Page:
In today's market, there are very few situations where one-size-fits-all marketing is the best approach. Customers are empowered, and unhappy customers will flock to competitors, often taking their friends with them. As a result, organizations can't afford to forgo efforts to know their customers as well as possible. And it's the companies that can quickly turn data into intelligence that have a leg up in the race to attract and retain their customers.

A recent TDWI checklist report, Applying Analytics with Big Data for Customer Intelligence, does a nice job of highlighting seven benefits from using marketing analytics and providing compelling examples of how those benefits play out in practice: Read More »

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Five ways to drive value through marketing in a digital world

“Companies that make the deep strategic, organizational, and operational shifts required to become effective digital marketers can become more agile, more productive, and accelerate revenue growth.”
- McKinsey & Company

With all of the latest buzz around digital marketing and the importance of diving in and riding the digital wave to bigger and better opportunities, it's always a good idea to do research on how to contribute and make a positive difference for both your customers and organization.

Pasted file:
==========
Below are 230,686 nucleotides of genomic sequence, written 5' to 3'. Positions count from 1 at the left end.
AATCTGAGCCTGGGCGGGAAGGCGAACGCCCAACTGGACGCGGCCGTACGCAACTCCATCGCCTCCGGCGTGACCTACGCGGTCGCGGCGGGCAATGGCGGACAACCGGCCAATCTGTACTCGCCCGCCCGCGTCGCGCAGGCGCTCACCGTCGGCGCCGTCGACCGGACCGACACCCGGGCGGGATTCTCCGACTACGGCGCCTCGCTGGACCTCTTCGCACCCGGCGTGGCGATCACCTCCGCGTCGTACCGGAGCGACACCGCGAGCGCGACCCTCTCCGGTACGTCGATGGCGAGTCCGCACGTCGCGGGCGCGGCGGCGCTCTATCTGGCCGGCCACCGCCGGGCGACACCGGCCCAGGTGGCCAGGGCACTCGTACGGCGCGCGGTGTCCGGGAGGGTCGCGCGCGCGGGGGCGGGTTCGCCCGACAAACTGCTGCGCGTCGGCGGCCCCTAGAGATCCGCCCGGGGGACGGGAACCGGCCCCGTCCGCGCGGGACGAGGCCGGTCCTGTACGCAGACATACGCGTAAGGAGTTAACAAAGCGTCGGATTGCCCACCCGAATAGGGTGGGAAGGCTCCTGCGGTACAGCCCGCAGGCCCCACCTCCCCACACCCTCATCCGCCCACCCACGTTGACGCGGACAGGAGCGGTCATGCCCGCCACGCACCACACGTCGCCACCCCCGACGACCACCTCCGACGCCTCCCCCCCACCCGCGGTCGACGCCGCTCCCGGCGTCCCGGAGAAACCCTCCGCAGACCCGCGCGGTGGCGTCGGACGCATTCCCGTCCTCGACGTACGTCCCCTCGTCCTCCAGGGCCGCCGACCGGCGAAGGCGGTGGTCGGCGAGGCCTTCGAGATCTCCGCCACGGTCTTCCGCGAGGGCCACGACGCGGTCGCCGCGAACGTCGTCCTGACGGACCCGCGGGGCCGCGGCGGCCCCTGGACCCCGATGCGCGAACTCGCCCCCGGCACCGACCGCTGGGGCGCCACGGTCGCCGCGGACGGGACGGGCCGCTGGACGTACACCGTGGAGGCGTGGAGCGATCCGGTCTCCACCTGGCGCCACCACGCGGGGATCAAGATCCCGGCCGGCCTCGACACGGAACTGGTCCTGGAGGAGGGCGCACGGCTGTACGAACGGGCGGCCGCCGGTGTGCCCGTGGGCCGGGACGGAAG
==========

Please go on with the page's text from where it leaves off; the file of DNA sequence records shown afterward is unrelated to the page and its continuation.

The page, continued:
After reading “The Network is Your Customer: Five Strategies to Thrive in a Digital Age” by David Rogers, Executive Director of the Center on Global Brand Leadership at Columbia Business School, I found that everyone, working separate yet together, can bring value to their organization by implementing the same strategy. Although the book itself is several years old, the theories are still very relevant today. It examines how digital technologies — from smartphones to social media resources — connect us in networks that transform our relationships to businesses and each other.

One way to regard the internet is as a massive marketing laboratory, with people around the world launching experiment after experiment to crack the code that generates sales and customer loyalty with modest results.

Once a straigh line, now engagement with your company is a web of interactions.One constant has emerged to validate “traditional” (non-internet based) marketing best practices - talented marketers can succeed if they work together with colleagues with different – and complementary – skills where each team member learns from the others. With that collaborative approach, marketers will be better equipped to evolve with the fast-moving changes in consumer habits.